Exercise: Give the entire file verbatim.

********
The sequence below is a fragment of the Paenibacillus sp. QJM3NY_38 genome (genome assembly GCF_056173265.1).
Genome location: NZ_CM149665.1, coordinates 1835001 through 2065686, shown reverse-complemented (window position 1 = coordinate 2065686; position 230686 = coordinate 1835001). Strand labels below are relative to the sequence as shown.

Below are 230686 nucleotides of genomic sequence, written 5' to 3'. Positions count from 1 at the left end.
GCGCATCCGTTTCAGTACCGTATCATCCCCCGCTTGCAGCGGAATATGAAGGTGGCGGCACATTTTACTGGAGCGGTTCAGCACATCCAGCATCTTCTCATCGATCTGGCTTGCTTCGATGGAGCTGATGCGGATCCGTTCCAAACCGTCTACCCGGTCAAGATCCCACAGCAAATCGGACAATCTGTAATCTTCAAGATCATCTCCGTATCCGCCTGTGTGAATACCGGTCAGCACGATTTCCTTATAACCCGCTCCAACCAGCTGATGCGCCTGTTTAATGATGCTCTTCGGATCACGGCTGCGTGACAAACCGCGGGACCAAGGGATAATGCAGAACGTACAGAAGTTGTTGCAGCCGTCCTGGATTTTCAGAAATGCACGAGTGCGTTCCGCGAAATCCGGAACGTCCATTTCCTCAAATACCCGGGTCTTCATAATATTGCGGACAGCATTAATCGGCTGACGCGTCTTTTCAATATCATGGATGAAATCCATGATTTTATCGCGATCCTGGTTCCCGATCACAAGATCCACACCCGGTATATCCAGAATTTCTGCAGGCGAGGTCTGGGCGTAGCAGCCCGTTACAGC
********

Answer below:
The sequence below is a fragment of the Paenibacillus sp. QJM3NY_38 genome (genome assembly GCF_056173265.1).
Genome location: NZ_CM149665.1, coordinates 1835001 through 2065686, shown reverse-complemented (window position 1 = coordinate 2065686; position 230686 = coordinate 1835001). Strand labels below are relative to the sequence as shown.

Below are 230686 nucleotides of genomic sequence, written 5' to 3'. Positions count from 1 at the left end.
GCGCATCCGTTTCAGTACCGTATCATCCCCCGCTTGCAGCGGAATATGAAGGTGGCGGCACATTTTACTGGAGCGGTTCAGCACATCCAGCATCTTCTCATCGATCTGGCTTGCTTCGATGGAGCTGATGCGGATCCGTTCCAAACCGTCTACCCGGTCAAGATCCCACAGCAAATCGGACAATCTGTAATCTTCAAGATCATCTCCGTATCCGCCTGTGTGAATACCGGTCAGCACGATTTCCTTATAACCCGCTCCAACCAGCTGATGCGCCTGTTTAATGATGCTCTTCGGATCACGGCTGCGTGACAAACCGCGGGACCAAGGGATAATGCAGAACGTACAGAAGTTGTTGCAGCCGTCCTGGATTTTCAGAAATGCACGAGTGCGTTCCGCGAAATCCGGAACGTCCATTTCCTCAAATACCCGGGTCTTCATAATATTGCGGACAGCATTAATCGGCTGACGCGTCTTTTCAATATCATGGATGAAATCCATGATTTTATCGCGATCCTGGTTCCCGATCACAAGATCCACACCCGGTATATCCAGAATTTCTGCAGGCGAGGTCTGGGCGTAGCAGCCCGTTACAGC